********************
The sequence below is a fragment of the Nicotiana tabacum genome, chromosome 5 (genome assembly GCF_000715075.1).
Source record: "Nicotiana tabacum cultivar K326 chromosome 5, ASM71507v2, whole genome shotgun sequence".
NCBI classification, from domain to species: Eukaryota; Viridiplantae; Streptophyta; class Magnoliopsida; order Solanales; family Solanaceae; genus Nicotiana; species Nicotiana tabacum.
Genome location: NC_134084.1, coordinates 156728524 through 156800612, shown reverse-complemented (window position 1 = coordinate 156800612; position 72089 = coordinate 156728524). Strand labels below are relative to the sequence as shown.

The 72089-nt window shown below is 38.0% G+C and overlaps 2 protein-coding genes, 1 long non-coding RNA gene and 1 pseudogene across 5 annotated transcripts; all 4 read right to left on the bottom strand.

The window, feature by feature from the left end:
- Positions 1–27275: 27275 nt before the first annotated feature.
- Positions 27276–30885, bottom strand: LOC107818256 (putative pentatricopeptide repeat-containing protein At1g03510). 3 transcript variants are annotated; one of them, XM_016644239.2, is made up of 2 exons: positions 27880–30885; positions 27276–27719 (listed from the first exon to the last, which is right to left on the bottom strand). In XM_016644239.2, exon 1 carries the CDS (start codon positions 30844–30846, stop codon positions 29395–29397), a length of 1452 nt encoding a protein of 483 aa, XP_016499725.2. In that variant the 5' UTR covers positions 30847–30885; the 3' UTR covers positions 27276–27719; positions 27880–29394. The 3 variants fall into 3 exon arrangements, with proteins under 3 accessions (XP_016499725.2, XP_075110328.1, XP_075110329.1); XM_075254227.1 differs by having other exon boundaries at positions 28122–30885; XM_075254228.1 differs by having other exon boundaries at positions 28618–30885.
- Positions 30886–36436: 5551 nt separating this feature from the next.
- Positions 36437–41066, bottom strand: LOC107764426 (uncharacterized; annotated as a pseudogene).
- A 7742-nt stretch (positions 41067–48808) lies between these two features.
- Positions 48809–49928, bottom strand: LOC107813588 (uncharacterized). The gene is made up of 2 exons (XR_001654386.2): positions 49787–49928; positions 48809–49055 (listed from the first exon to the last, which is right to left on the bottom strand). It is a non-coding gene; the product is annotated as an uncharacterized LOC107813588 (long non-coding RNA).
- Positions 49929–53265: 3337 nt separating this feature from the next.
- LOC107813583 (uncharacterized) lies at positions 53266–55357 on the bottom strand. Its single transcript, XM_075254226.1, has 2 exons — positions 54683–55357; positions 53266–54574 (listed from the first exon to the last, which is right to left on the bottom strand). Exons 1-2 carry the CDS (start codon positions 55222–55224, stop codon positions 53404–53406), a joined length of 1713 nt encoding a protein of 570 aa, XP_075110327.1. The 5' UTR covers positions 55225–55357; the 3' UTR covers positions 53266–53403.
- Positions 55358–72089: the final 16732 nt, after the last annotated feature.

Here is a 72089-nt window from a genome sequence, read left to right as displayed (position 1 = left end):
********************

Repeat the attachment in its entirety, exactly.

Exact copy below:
The sequence below is a fragment of the Nicotiana tabacum genome, chromosome 5 (genome assembly GCF_000715075.1).
Source record: "Nicotiana tabacum cultivar K326 chromosome 5, ASM71507v2, whole genome shotgun sequence".
NCBI classification, from domain to species: Eukaryota; Viridiplantae; Streptophyta; class Magnoliopsida; order Solanales; family Solanaceae; genus Nicotiana; species Nicotiana tabacum.
Genome location: NC_134084.1, coordinates 156728524 through 156800612, shown reverse-complemented (window position 1 = coordinate 156800612; position 72089 = coordinate 156728524). Strand labels below are relative to the sequence as shown.

The 72089-nt window shown below is 38.0% G+C and overlaps 2 protein-coding genes, 1 long non-coding RNA gene and 1 pseudogene across 5 annotated transcripts; all 4 read right to left on the bottom strand.

The window, feature by feature from the left end:
- Positions 1–27275: 27275 nt before the first annotated feature.
- Positions 27276–30885, bottom strand: LOC107818256 (putative pentatricopeptide repeat-containing protein At1g03510). 3 transcript variants are annotated; one of them, XM_016644239.2, is made up of 2 exons: positions 27880–30885; positions 27276–27719 (listed from the first exon to the last, which is right to left on the bottom strand). In XM_016644239.2, exon 1 carries the CDS (start codon positions 30844–30846, stop codon positions 29395–29397), a length of 1452 nt encoding a protein of 483 aa, XP_016499725.2. In that variant the 5' UTR covers positions 30847–30885; the 3' UTR covers positions 27276–27719; positions 27880–29394. The 3 variants fall into 3 exon arrangements, with proteins under 3 accessions (XP_016499725.2, XP_075110328.1, XP_075110329.1); XM_075254227.1 differs by having other exon boundaries at positions 28122–30885; XM_075254228.1 differs by having other exon boundaries at positions 28618–30885.
- Positions 30886–36436: 5551 nt separating this feature from the next.
- Positions 36437–41066, bottom strand: LOC107764426 (uncharacterized; annotated as a pseudogene).
- A 7742-nt stretch (positions 41067–48808) lies between these two features.
- Positions 48809–49928, bottom strand: LOC107813588 (uncharacterized). The gene is made up of 2 exons (XR_001654386.2): positions 49787–49928; positions 48809–49055 (listed from the first exon to the last, which is right to left on the bottom strand). It is a non-coding gene; the product is annotated as an uncharacterized LOC107813588 (long non-coding RNA).
- Positions 49929–53265: 3337 nt separating this feature from the next.
- LOC107813583 (uncharacterized) lies at positions 53266–55357 on the bottom strand. Its single transcript, XM_075254226.1, has 2 exons — positions 54683–55357; positions 53266–54574 (listed from the first exon to the last, which is right to left on the bottom strand). Exons 1-2 carry the CDS (start codon positions 55222–55224, stop codon positions 53404–53406), a joined length of 1713 nt encoding a protein of 570 aa, XP_075110327.1. The 5' UTR covers positions 55225–55357; the 3' UTR covers positions 53266–53403.
- Positions 55358–72089: the final 16732 nt, after the last annotated feature.

Here is a 72089-nt window from a genome sequence, read left to right as displayed (position 1 = left end):